That makes it impervious to rusting, as well as making the steel much harder. Most commonly used for rifle barrels, literally any part of a handgun can be made out of stainless steel as well, except for pins and springs.
Cerakote is a ceramic based finish that can be applied to many different substrates, including the metal used in manufacturing guns. A relatively new coating, it is most often something that is an after-market addition.
Due to its durability, a gun coated with Cerakote is unlikely to rust. If it does, it probably means that the Cerakote has been damaged and needs to be replaced.
Cleaning the Rust Off
The guns we’re going to be concerned about are ones which have probably been blued, rather than any of the other finishes I’ve listed here.
It is possible that guns which have been Parkerized may develop rust, if there is considerable wear of the finish. If that’s the case, the same steps we are going to talk about will also work for those guns.
Whatever You Do, Don’t…
There are a number of products on the market, which are designed for rust removal, perhaps the most famous of them being Naval Jelly, which has been around for years.
While there are differences between the various products, they are all acid-based in some way or another. As such, they eat away at metal; but they will eat away at rust, which is oxidized steel, faster than good steel.
This might sound ideal, but while these products eat away at the rust on the gun, they also eat away at the coating that has been applied to the gun, especially black oxide, which is chemically very similar to that of rust. Even Parkerizing can be damaged by those chemicals, as sit is also an oxidation of steel.
Do This Instead
Rather than using those products to remove rust, it is much better to use a little elbow grease; specifically, elbow grease attached to 0000 steel wool (pronounced “four ott” steel wool).
Some oil is needed as well, to act as a lubricant. This can either be a gun cleaning solution with oil in it, gun oil or just plain old motor oil.
The reason 0000 steel wool is used, is that it is the finest and softest steel wool available, making it much less likely to damage the finish on the gun. This type of steel wool is normally used in doing fine finishes, to do the sanding between the next to last coat and the last coat or to rub out a defect in automotive paint, before applying a buffer.
It’s about the finest abrasive you can buy, short of a buffing compound. While the places where the rust exists won’t have that finish once we’ve removed the rust, at least the rest of the finish will remain intact, helping to protect the gun from further rusting.
The oil can either be applied directly to the surface where the rust needs to be cleaned or to the steel wool.
The advantage of applying it to the steel wool is that you will have better control over where it is applied and how much is applied. In this case, there is a sticker on the other side of this gun slide, indicating that there is a laser sight installed.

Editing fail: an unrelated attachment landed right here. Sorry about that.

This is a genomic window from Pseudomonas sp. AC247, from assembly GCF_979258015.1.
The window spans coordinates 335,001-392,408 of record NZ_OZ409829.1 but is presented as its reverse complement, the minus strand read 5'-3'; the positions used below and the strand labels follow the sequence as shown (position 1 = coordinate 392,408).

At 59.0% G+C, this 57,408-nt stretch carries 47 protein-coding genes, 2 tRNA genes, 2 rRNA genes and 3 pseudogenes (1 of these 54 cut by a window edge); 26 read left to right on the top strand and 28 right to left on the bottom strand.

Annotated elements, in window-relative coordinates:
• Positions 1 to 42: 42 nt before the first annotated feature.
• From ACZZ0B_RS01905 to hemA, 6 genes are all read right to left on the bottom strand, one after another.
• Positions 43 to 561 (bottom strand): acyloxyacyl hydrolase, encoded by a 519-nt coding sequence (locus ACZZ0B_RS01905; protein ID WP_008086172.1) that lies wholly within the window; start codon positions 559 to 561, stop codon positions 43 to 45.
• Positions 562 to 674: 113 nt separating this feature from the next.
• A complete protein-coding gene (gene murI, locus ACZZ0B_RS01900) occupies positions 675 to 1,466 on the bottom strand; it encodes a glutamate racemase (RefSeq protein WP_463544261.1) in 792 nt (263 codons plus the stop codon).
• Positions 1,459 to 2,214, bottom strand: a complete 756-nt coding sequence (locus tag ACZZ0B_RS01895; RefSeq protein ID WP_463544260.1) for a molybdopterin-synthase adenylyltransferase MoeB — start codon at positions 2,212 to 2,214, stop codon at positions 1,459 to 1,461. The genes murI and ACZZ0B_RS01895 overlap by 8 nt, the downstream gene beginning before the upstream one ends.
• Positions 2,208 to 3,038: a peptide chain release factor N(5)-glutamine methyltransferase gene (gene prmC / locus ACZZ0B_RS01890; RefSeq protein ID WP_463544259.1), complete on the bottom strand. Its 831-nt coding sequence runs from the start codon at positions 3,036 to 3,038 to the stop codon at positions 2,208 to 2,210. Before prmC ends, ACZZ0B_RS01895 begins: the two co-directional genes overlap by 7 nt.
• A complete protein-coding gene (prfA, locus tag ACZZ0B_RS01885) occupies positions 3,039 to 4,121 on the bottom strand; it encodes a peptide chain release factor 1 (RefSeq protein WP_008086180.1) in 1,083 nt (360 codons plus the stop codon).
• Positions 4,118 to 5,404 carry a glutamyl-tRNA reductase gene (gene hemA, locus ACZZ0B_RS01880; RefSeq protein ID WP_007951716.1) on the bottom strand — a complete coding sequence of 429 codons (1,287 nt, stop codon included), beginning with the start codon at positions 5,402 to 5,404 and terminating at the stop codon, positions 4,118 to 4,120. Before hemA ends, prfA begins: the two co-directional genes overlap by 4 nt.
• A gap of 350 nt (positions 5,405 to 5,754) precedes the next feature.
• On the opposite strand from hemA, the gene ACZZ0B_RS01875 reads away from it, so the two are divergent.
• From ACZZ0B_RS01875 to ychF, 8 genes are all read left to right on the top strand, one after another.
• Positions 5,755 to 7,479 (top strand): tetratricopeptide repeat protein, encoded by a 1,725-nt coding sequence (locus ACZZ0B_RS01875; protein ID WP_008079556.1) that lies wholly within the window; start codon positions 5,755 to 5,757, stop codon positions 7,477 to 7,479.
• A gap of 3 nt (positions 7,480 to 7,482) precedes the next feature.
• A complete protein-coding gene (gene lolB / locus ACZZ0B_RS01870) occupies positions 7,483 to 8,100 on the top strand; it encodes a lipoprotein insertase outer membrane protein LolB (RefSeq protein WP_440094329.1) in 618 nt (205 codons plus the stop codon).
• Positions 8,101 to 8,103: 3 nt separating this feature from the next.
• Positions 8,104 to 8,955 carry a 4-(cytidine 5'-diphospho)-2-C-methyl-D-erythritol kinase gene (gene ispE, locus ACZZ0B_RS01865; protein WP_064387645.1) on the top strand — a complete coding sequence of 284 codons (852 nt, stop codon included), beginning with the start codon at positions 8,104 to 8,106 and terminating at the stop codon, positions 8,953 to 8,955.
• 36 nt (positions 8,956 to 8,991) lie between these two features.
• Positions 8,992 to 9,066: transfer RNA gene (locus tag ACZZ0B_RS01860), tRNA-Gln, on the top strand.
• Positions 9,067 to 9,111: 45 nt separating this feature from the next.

So, I’m trying to avoid getting the cleaner on that sticker and possibly damaging it.
In most cases, it is easier to work in the long direction of the part being worked on; but that isn’t true in all cases.
On this slide, the front end, where the worst pitting is, is smooth, so it makes sense to work rubbing the steel wool back and forth along the long direction of the slide.
But there is also some rust on the back of the slide where the grips for racking the slide are located.
It is more or less impossible to remove the rust by working across those grips, it is necessary to work across the slide, in the direction that the ridges of the grips are going.
There may be some cases, in which it is necessary to work in multiple directions, such as where there is checkering. The point is to make sure that the rust is removed from all surfaces.
This doesn’t require a lot of pressure, as the rust is much softer than the steel and breaks up easily. Nor does it take very long. I was able to remove the rust from this slide in a matter of only a few minutes.
The left-hand picture is the same one as above, showing the rust and pitting on the slide. The right-hand picture is after working on it to remove the rust. It looks darker, because of the oil on the slide; but there is no pitting. Nor can I see any pitting when looking at it with a magnifying glass.
It may be possible, in some cases where the rust is worse than it was on this handgun, that there will be obvious bare patches, where there is no finish, after the rust has been removed.
That can be protected by keeping the gun well-oiled. If the gun is to be stored for some time, then it would be a good idea to put an oil-soaked rag around it and then cover it with plastic, much like the military used to have firearms manufacturers cover guns with cosmoline and tar paper to protect them from rusting.
Another thing to consider, if there are patches where the finish is gone, is to have the part refinished. There are a number of shops that offer this sort of service.
Just be sure to check them out thoroughly before selecting one. You want to be sure that you can count on them to return your gun’s parts.